Coming up with funky concert names like “Green Cello: Rated PG for Language and Low Violins” is one part of Crystal Young –Otterstroms job as one of the co-founders and marking director for the Salty Cricket Composers Collective. It’s all part of the season for the Salty Cricket.
“Marketing is my day job, and I have a lot of fun with it,” said Otterstrom. “’Green Cello’ is actually connected to the original name we wanted to call ourselves: Green Jello. This concert is kind of a tribute to that early name. The ‘Language’ is a reference to the fact that some pieces involve a singer, and the ‘Low Violins’ [a slant on violence] are of course, violas and cellos!”
The Dec. 20 concert moves away from traditional classical music and brings a new type of music to Utah’s musical landscape.
“The composers of Salty Cricket are so diverse, it’s hard to really describe all that you’ll hear,” Otterstrom said.
“Loosely, we’re all part of the New Music [sometimes called Alternative Classical] tradition. You’ll hear some very traditional and tonal works, as well as some avant-garde works. There is everything from the spiritual to the profane on the program. “
Utah’s innovative classical music community appears to be overshadowed by large classical works, but the Salty Cricket Composers Collective seem to have, at the very least, found an audience while spotlighting local composers and instrumentalists. Many of those involved are members of the Utah Symphony. This concert series provides another opportunity for Utah’s musicians to expand their reach.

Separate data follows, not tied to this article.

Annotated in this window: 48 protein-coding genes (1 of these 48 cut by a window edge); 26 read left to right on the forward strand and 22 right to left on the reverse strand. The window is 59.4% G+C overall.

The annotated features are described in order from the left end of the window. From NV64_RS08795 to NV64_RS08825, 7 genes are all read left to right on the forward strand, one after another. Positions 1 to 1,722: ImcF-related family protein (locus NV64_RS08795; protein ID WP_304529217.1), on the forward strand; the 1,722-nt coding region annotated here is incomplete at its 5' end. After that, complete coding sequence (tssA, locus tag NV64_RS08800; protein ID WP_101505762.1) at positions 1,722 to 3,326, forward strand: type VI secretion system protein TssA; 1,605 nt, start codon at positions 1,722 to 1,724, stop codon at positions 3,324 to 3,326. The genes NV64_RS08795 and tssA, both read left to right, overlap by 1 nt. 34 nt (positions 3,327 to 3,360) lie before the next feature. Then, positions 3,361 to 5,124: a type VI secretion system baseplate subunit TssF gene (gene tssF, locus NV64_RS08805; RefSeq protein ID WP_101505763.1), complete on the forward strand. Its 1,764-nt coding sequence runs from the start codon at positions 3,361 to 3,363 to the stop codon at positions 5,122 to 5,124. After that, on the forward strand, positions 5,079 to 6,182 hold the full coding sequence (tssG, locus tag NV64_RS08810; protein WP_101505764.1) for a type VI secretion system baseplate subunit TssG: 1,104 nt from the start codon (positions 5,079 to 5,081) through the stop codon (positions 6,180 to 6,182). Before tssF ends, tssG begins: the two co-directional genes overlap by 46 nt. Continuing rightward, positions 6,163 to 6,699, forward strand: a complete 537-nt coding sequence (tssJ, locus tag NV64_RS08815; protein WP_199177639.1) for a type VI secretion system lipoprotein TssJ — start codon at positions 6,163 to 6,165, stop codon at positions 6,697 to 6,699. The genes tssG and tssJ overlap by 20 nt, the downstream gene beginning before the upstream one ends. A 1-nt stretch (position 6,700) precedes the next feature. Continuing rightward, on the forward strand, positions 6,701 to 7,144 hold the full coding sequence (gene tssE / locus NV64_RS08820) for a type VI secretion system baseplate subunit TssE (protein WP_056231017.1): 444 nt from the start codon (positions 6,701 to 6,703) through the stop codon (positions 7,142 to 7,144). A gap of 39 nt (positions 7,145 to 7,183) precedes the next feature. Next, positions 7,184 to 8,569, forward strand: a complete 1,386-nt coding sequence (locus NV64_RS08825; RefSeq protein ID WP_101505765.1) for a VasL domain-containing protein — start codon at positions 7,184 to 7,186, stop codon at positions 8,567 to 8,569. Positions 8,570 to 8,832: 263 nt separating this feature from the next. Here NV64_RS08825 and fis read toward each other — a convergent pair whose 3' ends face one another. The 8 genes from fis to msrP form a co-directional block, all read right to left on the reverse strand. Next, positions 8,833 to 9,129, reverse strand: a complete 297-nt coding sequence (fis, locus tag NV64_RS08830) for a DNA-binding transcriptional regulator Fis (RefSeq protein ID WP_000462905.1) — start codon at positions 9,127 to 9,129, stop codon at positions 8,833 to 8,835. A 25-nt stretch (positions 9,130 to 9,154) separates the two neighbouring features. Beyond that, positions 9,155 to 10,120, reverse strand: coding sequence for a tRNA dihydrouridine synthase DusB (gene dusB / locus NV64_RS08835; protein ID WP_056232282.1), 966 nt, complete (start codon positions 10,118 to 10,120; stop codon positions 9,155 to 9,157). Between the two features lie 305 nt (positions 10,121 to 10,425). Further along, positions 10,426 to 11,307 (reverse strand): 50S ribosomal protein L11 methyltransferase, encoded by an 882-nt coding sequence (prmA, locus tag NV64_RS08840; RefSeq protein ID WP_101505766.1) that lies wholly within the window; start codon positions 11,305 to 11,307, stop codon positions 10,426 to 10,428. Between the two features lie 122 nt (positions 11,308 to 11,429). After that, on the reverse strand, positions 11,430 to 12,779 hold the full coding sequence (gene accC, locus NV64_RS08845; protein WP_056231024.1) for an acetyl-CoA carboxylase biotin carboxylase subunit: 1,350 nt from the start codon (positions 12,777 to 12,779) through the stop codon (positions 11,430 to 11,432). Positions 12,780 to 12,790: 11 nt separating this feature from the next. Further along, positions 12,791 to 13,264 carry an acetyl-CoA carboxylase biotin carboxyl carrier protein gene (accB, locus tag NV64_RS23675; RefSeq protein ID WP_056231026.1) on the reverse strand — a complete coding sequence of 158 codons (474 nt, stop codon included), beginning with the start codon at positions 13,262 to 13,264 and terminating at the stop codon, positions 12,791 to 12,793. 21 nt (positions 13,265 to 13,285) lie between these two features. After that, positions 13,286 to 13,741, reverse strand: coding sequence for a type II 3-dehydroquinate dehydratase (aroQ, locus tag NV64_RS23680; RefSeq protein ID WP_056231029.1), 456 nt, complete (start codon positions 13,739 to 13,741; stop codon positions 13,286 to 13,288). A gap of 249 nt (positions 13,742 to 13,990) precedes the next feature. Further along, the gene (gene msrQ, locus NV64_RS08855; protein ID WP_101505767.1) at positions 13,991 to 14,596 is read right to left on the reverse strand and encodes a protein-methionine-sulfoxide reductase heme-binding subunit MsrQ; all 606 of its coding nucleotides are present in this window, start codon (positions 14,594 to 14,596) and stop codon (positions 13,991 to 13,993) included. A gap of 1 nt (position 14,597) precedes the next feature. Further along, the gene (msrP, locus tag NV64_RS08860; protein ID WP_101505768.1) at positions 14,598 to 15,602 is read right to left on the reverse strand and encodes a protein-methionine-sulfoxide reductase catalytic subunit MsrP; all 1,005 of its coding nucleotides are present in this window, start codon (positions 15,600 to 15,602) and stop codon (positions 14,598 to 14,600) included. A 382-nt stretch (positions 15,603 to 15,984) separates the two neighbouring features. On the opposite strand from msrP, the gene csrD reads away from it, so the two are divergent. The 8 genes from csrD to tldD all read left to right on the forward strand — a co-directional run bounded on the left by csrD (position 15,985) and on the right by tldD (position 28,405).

“For any cultural community to grow and be successful, it needs new art, new creations to reinvent it and grow it,” Otterstrom said. “You need more than excellent and artistic performances of the works of dead composers. You need new works by living composers.”
This new musical experience begins at 8 p.m. in the Black Box at Rose Wagner Theater.
“Our shows are funny, interesting, serious, challenging, fun, new, original, etc., and we try to communicate that through our marketing copy as well,” Otterstrom said.